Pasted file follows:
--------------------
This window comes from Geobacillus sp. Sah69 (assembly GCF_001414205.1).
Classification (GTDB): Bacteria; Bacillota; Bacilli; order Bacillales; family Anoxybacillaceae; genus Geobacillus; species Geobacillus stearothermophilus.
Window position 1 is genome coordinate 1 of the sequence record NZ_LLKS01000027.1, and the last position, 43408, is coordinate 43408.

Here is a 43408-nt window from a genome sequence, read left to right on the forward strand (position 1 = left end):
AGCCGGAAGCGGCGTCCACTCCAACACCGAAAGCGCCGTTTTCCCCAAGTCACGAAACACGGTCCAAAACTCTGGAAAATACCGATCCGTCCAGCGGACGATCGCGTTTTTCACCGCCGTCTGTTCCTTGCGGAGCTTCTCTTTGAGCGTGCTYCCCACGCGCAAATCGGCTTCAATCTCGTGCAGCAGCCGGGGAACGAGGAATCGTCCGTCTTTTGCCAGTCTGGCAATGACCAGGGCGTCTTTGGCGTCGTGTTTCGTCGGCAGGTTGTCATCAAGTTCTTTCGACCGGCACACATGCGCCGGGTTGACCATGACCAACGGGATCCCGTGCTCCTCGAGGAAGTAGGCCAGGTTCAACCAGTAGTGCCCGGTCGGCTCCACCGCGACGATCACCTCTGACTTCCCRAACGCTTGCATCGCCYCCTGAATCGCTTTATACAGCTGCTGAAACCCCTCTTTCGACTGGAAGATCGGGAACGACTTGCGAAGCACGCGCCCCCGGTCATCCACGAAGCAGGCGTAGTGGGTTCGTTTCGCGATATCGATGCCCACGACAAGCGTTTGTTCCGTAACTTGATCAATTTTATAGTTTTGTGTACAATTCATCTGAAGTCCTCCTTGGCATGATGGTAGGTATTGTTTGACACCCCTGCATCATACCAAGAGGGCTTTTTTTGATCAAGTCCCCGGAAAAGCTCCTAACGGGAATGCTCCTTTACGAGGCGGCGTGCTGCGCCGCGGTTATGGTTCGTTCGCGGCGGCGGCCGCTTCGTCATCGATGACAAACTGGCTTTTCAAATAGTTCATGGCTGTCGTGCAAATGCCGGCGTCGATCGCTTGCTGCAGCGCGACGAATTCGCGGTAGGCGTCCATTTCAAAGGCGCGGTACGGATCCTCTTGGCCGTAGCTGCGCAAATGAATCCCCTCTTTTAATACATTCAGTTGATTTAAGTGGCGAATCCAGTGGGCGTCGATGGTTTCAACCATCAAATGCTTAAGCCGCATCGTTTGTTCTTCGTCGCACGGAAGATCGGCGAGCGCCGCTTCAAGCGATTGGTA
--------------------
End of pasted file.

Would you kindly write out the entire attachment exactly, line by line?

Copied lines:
This window comes from Geobacillus sp. Sah69 (assembly GCF_001414205.1).
Classification (GTDB): Bacteria; Bacillota; Bacilli; order Bacillales; family Anoxybacillaceae; genus Geobacillus; species Geobacillus stearothermophilus.
Window position 1 is genome coordinate 1 of the sequence record NZ_LLKS01000027.1, and the last position, 43408, is coordinate 43408.

Here is a 43408-nt window from a genome sequence, read left to right on the forward strand (position 1 = left end):
AGCCGGAAGCGGCGTCCACTCCAACACCGAAAGCGCCGTTTTCCCCAAGTCACGAAACACGGTCCAAAACTCTGGAAAATACCGATCCGTCCAGCGGACGATCGCGTTTTTCACCGCCGTCTGTTCCTTGCGGAGCTTCTCTTTGAGCGTGCTYCCCACGCGCAAATCGGCTTCAATCTCGTGCAGCAGCCGGGGAACGAGGAATCGTCCGTCTTTTGCCAGTCTGGCAATGACCAGGGCGTCTTTGGCGTCGTGTTTCGTCGGCAGGTTGTCATCAAGTTCTTTCGACCGGCACACATGCGCCGGGTTGACCATGACCAACGGGATCCCGTGCTCCTCGAGGAAGTAGGCCAGGTTCAACCAGTAGTGCCCGGTCGGCTCCACCGCGACGATCACCTCTGACTTCCCRAACGCTTGCATCGCCYCCTGAATCGCTTTATACAGCTGCTGAAACCCCTCTTTCGACTGGAAGATCGGGAACGACTTGCGAAGCACGCGCCCCCGGTCATCCACGAAGCAGGCGTAGTGGGTTCGTTTCGCGATATCGATGCCCACGACAAGCGTTTGTTCCGTAACTTGATCAATTTTATAGTTTTGTGTACAATTCATCTGAAGTCCTCCTTGGCATGATGGTAGGTATTGTTTGACACCCCTGCATCATACCAAGAGGGCTTTTTTTGATCAAGTCCCCGGAAAAGCTCCTAACGGGAATGCTCCTTTACGAGGCGGCGTGCTGCGCCGCGGTTATGGTTCGTTCGCGGCGGCGGCCGCTTCGTCATCGATGACAAACTGGCTTTTCAAATAGTTCATGGCTGTCGTGCAAATGCCGGCGTCGATCGCTTGCTGCAGCGCGACGAATTCGCGGTAGGCGTCCATTTCAAAGGCGCGGTACGGATCCTCTTGGCCGTAGCTGCGCAAATGAATCCCCTCTTTTAATACATTCAGTTGATTTAAGTGGCGAATCCAGTGGGCGTCGATGGTTTCAACCATCAAATGCTTAAGCCGCATCGTTTGTTCTTCGTCGCACGGAAGATCGGCGAGCGCCGCTTCAAGCGATTGGTA